Heifetz was one of the legendary violinists of all time, He was of average height, thin and aristocratic looking, with greyish/brown hair brushed back. He was always dressed immaculately, even at recording sessions.
When he played, he stood firm as a rock with no swaying or extraneous movements, but the music just welled out of him.
He never spoke much, and indeed, some people have accused him of being cold and aloof. He hardly ever smiled and the only joke I ever heard him crack was that up until the age of forty you are trying to get a technique, but after forty you are struggling to keep it!
Ron Pattison, a pupil of Heifetz once told me that you were only allowed to tune once during the lesson. Perhaps on one or two occasions Heifitz’s violin had slipped out of tune during a performance and he wanted his pupils to be able to adjust.
I played with him many times and I found his playing to be very warm, his technique dazzling and he made a glorious sound, but what made him truly great was his insight into the music. There are many violinists with a marvellous technique and a good sound, but their lack of musicianship prevents them from being real virtuosi. Heifetz was indeed a virtuoso.
Out of all the concertos that he played, I think he excelled in the
Tchaikowsky. In the last movement second subject it was thrilling to listen to his schmaltzy way of playing it on the E string with one or two glissandi.
I think he used to like Sir Malcolm Sargent to conduct the orchestra, as he had a very clear beat and was a fine accompanist.
I had a very good rapport with Sargent and also with the “fixer” for the London Symphony Orchestra, Bertie Lewis, who always phoned me to play as an extra if a good concert was coming up. He asked me to play when Sargent was conducting with Heifitz playing the Sibelius violin concerto.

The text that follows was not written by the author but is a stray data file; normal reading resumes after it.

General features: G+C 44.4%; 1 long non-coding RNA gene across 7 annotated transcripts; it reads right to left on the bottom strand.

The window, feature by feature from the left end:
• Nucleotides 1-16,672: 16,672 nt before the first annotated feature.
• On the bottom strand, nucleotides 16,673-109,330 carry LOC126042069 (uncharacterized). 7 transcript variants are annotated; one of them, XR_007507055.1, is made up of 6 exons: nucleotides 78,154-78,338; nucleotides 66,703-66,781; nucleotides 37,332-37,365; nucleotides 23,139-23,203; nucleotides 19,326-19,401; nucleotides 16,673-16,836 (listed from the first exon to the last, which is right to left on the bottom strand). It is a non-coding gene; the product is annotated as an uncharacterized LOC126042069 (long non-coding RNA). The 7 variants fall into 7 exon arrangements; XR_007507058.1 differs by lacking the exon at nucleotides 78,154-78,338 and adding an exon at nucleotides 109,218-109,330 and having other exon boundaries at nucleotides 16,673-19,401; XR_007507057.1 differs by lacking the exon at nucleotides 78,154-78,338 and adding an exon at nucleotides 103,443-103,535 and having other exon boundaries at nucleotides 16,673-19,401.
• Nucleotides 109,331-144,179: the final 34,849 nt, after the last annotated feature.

In the last movement, second subject, there is a syncopated rhythm for the second bass in the divisi bass part. Things were not going too well, so Sargent stopped, and of all things asked me to play the part alone, by myself. This caused me a little concern. I wondered if he was picking on me, or perhaps wanted to know how I played. Anyway, I played it, Sargent was satisfied, and I noticed Heifetz gave an approving grin. I mention this, because it shows that when one is freelancing one cannot afford to make a mistake. If I had botched it I would most certainly never have been phoned again.
I’ll give an example. In the LSO there was a very good experienced
clarinetist who doubled on the E flat clarinet.We were playing “Till Eulenspiegel”, the tone poem by Richard Strauss and the performance was conducted by Josef Krips. At the end of the piece there is a shrill scream from the E flat clarinet, representing a scream from Till as he is about to be executed. The player botched it, and I never again saw him playing with the LSO.